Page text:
The topic of sex on Sabbath, in any case, is a deeply personal decision that should be prayerfully discussed between a husband and wife. For some married couples, this may be something that they choose “by mutual consent” (1 Corinthians 7:5, NIV) to forgo during the hours of the seventhday Sabbath in order to maintain their spiritual focus. This is admirable, but for others this may be more distracting.
For those married couples who do engage in sexual relations on Sabbath, such a view has deep roots in the original Creation. A view of sexuality that embraces the whole person connects sex with creation as God’s beautiful gift to humanity. Satan has distorted such a gift. Whether that distortion comes from the view that sex is selfcentered pleasure and therefore needs to be suppressed, or from the view of today’s mass media that sex has nothing to do with morality and is at the will and wish of the indulger, Satan is behind every such attempt to rob this precious gift of God’s original design.
To our question of sex on Sabbath, the principle the apostle Paul conveyed in another context may apply here as well: “Let not the one who eats despise the one who abstains, and let not the one who abstains pass judgment on the one who eats, for God has welcomed him” (Romans 14:3, ESV). God created sex as a way for humans to connect at the deepest mutual level. Such a view embraces the whole person and views sex as a beautiful gift from God.
Michael W. Campbell (PhD, Andrews University) is assistant professor of historical-theological studies, Adventist International Institute of Advanced Studies, Silang, Cavite, Philippines.
Pastor Doug: In Isaiah 58, it’s talking about not doing your own pleasure on Sabbath, and you’re wondering does that include intimacy between a husband and wife on the Sabbath Day. Correct?
Caller: Right. Yes.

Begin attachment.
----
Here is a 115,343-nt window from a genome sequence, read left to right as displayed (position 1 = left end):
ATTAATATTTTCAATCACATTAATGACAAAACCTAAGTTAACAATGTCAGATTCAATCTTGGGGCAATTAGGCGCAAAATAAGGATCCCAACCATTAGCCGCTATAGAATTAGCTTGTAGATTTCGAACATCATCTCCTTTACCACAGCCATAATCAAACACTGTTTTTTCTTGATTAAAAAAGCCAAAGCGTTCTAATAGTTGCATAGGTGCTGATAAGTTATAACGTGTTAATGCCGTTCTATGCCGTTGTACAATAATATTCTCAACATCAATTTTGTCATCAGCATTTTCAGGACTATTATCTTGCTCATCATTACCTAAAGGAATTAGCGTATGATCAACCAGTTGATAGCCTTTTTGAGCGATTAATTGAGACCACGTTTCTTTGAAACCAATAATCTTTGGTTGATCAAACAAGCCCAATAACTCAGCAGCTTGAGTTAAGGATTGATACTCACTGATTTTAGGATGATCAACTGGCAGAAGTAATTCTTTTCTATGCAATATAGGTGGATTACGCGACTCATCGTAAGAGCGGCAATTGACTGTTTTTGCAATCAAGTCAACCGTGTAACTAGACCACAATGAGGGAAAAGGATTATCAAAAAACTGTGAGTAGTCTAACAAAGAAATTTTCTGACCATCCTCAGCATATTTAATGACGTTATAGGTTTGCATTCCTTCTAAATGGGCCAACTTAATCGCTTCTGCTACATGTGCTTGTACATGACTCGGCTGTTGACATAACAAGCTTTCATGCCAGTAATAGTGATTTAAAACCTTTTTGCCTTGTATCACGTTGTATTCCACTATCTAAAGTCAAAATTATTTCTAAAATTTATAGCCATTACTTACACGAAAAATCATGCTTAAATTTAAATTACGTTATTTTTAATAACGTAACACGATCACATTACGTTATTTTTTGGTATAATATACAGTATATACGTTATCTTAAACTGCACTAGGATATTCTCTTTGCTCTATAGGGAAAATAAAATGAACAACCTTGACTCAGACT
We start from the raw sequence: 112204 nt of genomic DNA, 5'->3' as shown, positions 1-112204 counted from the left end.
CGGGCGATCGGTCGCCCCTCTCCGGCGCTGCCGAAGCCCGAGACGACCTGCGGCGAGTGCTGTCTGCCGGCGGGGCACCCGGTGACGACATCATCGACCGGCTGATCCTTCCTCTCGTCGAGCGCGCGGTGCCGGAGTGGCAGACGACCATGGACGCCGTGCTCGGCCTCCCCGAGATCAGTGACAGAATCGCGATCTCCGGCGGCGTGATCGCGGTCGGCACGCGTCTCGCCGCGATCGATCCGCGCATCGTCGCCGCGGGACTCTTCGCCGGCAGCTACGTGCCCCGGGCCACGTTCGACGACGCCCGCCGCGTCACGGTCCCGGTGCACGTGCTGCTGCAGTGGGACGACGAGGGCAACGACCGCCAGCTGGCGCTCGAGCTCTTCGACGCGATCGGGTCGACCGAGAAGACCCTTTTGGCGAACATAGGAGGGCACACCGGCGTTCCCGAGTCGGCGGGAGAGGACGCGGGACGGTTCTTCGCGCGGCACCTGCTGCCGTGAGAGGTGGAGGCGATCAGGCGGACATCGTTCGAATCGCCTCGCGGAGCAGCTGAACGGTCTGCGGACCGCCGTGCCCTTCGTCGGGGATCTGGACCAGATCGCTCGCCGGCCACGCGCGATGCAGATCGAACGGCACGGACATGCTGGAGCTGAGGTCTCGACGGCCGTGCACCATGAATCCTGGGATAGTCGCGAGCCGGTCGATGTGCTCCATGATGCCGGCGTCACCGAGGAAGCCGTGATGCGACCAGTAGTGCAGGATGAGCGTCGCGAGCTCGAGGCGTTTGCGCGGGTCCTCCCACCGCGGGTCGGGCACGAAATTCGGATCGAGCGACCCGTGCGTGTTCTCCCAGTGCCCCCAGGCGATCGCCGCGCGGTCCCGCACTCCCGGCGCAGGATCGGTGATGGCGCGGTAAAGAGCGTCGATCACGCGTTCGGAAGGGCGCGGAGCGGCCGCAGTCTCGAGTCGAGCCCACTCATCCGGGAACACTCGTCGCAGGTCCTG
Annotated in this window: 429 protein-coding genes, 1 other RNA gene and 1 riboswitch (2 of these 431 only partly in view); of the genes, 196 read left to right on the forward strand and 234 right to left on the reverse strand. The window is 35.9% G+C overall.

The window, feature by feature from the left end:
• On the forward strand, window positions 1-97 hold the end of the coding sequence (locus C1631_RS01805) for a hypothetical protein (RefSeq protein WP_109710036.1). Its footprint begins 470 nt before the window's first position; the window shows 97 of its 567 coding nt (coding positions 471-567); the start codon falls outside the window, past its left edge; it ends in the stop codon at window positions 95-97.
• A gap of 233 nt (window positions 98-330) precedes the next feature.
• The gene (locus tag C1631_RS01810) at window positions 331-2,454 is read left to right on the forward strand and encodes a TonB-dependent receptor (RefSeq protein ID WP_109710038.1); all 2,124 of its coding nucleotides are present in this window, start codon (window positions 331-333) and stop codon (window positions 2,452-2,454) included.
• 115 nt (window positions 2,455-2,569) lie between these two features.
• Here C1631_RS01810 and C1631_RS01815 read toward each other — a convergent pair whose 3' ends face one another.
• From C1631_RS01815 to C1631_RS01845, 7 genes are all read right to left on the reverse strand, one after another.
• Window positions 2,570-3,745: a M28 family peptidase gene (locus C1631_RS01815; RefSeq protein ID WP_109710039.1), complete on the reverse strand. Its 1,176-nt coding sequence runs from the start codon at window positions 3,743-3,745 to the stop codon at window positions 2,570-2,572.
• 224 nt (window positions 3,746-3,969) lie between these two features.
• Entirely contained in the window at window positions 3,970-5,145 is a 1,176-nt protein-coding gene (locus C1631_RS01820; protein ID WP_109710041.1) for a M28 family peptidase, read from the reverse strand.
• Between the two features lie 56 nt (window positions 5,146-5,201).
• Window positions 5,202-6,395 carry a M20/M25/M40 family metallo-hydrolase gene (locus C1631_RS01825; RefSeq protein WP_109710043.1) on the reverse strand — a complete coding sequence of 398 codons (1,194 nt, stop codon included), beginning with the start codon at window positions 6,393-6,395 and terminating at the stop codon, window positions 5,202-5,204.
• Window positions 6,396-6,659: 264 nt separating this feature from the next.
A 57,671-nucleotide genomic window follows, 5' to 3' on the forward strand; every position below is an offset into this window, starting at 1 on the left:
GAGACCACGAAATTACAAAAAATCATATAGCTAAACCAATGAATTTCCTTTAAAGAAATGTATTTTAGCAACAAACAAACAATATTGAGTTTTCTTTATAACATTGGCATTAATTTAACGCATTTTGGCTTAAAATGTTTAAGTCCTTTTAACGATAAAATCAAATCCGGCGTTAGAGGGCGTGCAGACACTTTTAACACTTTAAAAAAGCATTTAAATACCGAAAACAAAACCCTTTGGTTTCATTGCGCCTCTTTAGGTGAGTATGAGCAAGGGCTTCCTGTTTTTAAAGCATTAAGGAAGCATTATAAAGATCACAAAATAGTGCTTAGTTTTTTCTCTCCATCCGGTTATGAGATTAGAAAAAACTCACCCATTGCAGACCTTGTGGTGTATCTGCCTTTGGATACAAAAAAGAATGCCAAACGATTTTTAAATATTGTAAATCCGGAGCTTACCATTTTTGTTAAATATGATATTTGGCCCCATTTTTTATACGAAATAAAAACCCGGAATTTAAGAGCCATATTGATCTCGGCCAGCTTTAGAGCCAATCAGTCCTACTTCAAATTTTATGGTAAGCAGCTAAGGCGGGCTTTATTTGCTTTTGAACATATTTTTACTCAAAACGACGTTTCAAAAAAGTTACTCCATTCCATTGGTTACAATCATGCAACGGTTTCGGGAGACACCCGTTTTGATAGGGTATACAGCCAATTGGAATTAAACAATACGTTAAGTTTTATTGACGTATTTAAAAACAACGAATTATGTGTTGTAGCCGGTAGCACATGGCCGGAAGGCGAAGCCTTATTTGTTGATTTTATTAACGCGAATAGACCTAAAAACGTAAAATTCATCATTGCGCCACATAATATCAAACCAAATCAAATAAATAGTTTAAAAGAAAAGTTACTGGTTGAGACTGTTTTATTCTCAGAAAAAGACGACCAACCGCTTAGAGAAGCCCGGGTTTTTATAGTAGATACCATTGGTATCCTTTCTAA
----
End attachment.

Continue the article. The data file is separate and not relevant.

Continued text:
Pastor Doug: Um, I don’t think so. And I could be wrong. I hope the Lord will forgive me if I am but let me tell you why.
God created some things before sin that He ordained man to enjoy that are not considered evil. God created food and He intended for man to enjoy food. That’s why it says everything pleasant to the taste.
God also created intimacy in marriage. Now there are times when a person may fast from their food and, Paul says in Corinthians, that a husband and wife might agree to separate and to fast for a period of time but not too long.
It equates intimacy in marriage, or sex, with fasting from foods – so then you have to ask the question, ‘Are we expected to not eat on the Sabbath day because you enjoy it?’
This about this now – one more question: What day of the week did God make Adam and Eve?
Caller: Sixth day.
Pastor Doug: Sixth day correct?
Pastor Doug: What day of the week would have been their honeymoon?
Caller: The next day.
Pastor Doug: The next day. The Sabbath was their first day together. At the end of the day He gets Eve – because I mean here he already named all the animals, it must have been the last half of the day – God presents this ravishing, beautiful woman. And He says, ‘Now tomorrow is the Sabbath. Don’t touch her.’ That would be hard to imagine!
I think that everything He made in the garden was innocent. We sometimes think that sex is dirty. It can be, but food can be gluttonous too.
So I think that there are times when a person should fast from food and from intimacy for a purpose. Paul talks about that – but there’s nothing in the Bible that says sex on the Sabbath is wrong.
Now there was one other time when God was going to speak to the children of Israel in Exodus. He told them do not come near your wives. Well He was about to give them the Ten Commandments I think. So it was a time of real setting aside. But that was not a general rule. Ok?
Pastor Doug: All right. I hope that helps.
Caller: Thank you so much.
Pastor Doug: God bless.
Co-Host: Thanks for the call Nicolas.